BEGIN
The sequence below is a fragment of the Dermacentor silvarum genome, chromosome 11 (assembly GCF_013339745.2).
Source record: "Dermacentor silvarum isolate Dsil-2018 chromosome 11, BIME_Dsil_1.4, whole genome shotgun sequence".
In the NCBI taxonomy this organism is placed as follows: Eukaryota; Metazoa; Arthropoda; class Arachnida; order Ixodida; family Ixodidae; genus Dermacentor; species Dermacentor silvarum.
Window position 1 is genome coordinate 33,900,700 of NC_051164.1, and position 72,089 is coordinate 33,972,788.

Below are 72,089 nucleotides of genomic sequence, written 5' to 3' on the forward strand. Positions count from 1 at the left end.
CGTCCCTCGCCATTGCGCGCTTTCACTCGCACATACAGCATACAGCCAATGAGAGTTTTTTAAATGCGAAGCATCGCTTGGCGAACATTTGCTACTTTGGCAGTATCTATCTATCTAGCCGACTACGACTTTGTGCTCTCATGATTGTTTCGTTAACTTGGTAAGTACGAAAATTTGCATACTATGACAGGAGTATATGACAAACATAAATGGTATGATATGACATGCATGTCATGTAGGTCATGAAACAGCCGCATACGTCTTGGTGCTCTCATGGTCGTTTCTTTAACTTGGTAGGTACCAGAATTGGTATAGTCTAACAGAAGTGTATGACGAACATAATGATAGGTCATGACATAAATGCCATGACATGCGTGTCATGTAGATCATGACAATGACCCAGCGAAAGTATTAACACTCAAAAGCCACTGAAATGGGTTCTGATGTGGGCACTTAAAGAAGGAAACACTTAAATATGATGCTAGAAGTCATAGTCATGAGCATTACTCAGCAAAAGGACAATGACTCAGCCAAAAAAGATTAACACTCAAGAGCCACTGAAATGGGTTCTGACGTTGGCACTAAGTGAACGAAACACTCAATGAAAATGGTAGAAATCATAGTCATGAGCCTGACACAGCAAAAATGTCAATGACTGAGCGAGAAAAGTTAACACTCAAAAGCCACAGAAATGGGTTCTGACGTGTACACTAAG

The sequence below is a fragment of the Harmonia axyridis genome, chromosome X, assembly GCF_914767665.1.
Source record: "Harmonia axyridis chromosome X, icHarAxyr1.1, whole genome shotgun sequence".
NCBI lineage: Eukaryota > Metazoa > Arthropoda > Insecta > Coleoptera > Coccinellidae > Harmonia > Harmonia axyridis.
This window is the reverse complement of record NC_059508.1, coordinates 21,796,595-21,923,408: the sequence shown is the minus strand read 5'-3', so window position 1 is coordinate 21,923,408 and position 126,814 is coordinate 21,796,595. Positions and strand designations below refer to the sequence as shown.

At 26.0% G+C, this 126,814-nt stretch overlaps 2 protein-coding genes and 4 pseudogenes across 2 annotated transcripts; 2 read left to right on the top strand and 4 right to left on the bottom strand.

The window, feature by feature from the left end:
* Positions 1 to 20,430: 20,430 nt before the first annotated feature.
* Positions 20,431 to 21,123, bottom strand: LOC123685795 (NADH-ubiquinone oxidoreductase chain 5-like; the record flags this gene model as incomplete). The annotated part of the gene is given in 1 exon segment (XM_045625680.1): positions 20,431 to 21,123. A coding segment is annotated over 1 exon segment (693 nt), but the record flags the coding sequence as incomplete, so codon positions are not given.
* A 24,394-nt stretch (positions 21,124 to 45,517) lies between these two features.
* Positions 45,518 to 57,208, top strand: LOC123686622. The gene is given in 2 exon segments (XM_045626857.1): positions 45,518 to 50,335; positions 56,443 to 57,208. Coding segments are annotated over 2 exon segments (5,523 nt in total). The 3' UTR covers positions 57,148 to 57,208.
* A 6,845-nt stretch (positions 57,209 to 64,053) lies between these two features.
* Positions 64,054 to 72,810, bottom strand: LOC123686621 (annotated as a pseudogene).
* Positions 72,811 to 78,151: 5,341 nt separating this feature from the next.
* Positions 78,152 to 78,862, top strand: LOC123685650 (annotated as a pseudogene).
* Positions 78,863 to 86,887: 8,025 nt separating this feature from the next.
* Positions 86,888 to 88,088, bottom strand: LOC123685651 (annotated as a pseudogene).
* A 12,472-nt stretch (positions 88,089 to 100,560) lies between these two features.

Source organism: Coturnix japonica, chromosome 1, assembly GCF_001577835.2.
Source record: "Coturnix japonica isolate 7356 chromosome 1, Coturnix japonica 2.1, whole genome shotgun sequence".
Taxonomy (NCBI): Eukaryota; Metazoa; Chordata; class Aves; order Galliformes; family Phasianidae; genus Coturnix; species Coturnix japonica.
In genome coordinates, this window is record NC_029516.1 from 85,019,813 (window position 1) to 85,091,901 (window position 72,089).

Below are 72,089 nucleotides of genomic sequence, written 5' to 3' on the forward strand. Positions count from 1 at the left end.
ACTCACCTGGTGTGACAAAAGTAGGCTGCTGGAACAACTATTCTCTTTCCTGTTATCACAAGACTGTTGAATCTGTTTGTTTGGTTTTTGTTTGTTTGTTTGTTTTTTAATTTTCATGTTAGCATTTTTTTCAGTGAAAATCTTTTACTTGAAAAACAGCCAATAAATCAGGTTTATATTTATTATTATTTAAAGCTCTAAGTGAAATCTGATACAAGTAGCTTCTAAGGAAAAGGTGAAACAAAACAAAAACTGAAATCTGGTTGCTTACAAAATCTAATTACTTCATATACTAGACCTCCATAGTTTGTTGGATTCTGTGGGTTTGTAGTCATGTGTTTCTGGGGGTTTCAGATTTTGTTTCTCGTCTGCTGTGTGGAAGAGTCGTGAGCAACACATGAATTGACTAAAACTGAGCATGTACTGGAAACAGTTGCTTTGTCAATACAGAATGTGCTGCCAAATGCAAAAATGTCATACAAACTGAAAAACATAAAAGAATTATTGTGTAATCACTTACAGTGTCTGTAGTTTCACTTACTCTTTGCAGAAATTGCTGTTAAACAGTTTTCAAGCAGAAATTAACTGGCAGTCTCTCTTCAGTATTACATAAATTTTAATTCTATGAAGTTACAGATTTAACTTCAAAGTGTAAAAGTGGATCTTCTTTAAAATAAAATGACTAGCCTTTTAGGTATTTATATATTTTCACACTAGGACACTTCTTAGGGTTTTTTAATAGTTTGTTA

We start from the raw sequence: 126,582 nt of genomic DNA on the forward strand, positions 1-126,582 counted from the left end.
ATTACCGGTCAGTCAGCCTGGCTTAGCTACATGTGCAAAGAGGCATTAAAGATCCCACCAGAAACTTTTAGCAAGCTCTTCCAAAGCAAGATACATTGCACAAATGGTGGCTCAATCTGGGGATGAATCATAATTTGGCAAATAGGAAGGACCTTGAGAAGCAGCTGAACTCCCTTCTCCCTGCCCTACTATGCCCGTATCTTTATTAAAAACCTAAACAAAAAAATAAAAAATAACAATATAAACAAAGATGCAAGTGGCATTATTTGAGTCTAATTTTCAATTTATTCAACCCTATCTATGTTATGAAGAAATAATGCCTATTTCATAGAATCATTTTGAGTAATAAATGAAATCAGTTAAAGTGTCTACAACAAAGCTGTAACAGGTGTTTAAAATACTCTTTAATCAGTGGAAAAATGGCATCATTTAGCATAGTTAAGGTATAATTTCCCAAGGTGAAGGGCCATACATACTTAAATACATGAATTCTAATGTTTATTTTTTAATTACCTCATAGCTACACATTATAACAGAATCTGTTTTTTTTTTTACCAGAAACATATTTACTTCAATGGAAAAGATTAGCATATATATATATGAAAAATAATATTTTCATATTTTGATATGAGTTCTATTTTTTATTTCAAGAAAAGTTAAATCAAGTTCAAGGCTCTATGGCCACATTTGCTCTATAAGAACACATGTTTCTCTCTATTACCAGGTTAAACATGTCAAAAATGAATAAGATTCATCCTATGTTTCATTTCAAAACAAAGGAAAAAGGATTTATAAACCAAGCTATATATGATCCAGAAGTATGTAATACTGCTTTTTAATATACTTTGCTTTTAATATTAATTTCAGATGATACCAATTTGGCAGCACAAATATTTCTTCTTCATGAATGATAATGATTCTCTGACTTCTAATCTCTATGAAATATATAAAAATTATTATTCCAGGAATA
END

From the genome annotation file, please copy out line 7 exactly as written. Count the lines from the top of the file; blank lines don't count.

The sequence below is a fragment of the Harmonia axyridis genome, chromosome X, assembly GCF_914767665.1.